A poetry collection – by Anne Whitehouse

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Traveling twelve miles from Bessemer to Birmingham,

my grandparents visited us on Sunday afternoons,

sitting stiffly side by side with my parents,

until I led Grandma by the hand to my room.

The door closed, we snuggled on my bed.


I nestled in the circle of her arms,

my small hands stroking her wrinkled skin,

investigating her swollen knuckles,

the ridges of her fingernails and toenails,

the way one toe curved over another.


On her lap, my book of fairy tales.

Too young to read, I leafed through the pages,

recognizing stories by their illustrations—

Rumpelstiltskin, Cinderella, Sleeping Beauty.


Though I didn’t know how to read,

it seemed we read the stories together

for I almost knew them by heart,

could guess when to turn the page,

and helped her when she stumbled on a word.


Her funny accent twisted the vowels.

Almost sixty years later I remember

how I laughed at her pronunciation

with fervent four-year-old wisdom,

“It’s not ‘goyl,’ Grandma, it’s girl!”


Now I’ve become the old lady, playing

with my great-niece on a Sunday afternoon,

in her room, away from all the grown-ups,

with her quicksilver thoughts, her gentle touch,

a bridge across the years to my lost self.




I        The Old Jetty

The old jetty was removed

because it was rickety.

That was its charm, the way

it was curved and warped and bent

so it seemed to stretch to infinity.


I loved following its meandering

in pink-and-blue dawns

when the sun rose slowly,

and the sky was a tapestry of clouds

under trumpet bursts of light.


II       Snowfall

Somewhere on my property

I buried time—

by which I mean I lost my watch.

It slipped off my wrist

into the snowdrifts.


I was all over,

scrambling up the hill,

picking my way

between barberry and privet,

as a swirling snowfall

camouflaged my landmarks.


In the quiet aftermath,

I watched purple and blue clouds

roll over the landscape,

and the sun appear between

the barred shadows of bare trees,

casting a honey glow over the snow.



III     Olive Trees

Ancient olives, carefully cultivated

in terraces and groves, gnarled gray trunks

split by age and twisted by heat,

their fruit yielding oil, not juice,

delicate leaves pale green and silvery.


No two are alike in a grove of thousand.

Their indwelling spirits

outlive human generations.



IV      A Clasp Across the Generations

How I love to hear

in one poet that I love

the echo of another long ago,

the perpetual flow of music

through the souls of great artists,

their deep insights into the past.



I didn’t see it coming

when I walked slam bang

into an immense web

anchored to trees

along the path.


Jumping sideways

I narrowly avoided

the black, hairy spider.


A posse of red-nosed flies

with black-and white-striped wings–

how did they get into the house?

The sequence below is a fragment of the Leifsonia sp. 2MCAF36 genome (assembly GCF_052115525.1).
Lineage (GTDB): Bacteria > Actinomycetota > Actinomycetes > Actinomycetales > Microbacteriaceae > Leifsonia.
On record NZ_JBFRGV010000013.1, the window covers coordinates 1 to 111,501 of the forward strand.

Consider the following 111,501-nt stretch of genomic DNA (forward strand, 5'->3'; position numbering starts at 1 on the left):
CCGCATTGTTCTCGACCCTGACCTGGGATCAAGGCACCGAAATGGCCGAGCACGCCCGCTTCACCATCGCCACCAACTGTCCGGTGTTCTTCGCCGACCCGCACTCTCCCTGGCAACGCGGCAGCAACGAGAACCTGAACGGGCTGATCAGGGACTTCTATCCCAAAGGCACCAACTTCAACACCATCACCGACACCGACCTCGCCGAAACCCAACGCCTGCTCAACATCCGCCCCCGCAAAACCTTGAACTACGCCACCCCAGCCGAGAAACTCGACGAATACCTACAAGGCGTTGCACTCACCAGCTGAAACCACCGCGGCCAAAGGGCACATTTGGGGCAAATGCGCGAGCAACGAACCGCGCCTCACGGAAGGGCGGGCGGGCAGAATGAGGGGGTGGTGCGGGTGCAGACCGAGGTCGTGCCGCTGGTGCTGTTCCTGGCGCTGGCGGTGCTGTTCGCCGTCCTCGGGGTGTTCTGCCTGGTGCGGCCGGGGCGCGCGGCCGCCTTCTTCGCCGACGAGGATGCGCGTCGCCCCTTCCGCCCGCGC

An exhibition is not

the conclusion to a project,

but the opening to a conversation.

It is the context that matters

as much as the objects themselves,

connections made for the first time

or revived from the well of forgetfulness.


How to design a curve

using only straight lines

so even a novice can build it.



Once a Cooper’s Hawk settled

outside the first-floor window

at the back of our Manhattan apartment,

perched on the wrought-iron bars

of an empty air conditioner cage.


In the cold, high realms of the air

it had traveled a great distance

and from afar with piercing vision

had spied our cage and courtyard,

one protected space within another.

It felt safe enough to rest surrounded

by high walls, like being

at the bottom of a well of air.


The hawk was so tired it didn’t care

that we were inches away,

separated only by a pane of glass.

Its head swiveled all around,

facing backwards on its neck,

and with its beak it ruffled

its neck feathers and tucked its head

under its wing and was fast asleep

while fierce-looking talons

gripped the bars of the cage.


It was a Friday evening, and the peace

of Shabbat was falling like a veil,

shadowing the world as the hawk slept.

Not wanting to disturb its rest,

I left the room dark as I set the table

next to the window and lit the candles,

softly singing the blessing,

shielding my eyes in prayer.


My husband and daughter and I

blessed the wine and the bread

and quietly ate our dinner by candlelight.

Twice the hawk woke and stared at us.

Its black pupils rimmed in gold

pierced me with inexpressible wildness,

as fierce and strange as God’s angel.


Like a sheet of mica clouding its gaze,

the hawk’s inner eyelid slid from front to back,

and again its head rotated, and it bent

its beak under its wing and slept and woke

and slept again. I woke in the night

and it was still there, a dark form

immobile against the darkness.

In the morning it was gone.


Anne Whitehouse is the author of six poetry collections, most recently Meteor Shower (Dos Madres Press, 2016), as well as a novel, Fall Love. Recent honors include 2016 Songs of Eretz Poetry Prize, 2016 Common Good Books’ Poems of Gratitude Contest, 2016 RhymeOn! Poetry Prize, and 2015 Nazim Hikmet Poetry Award.

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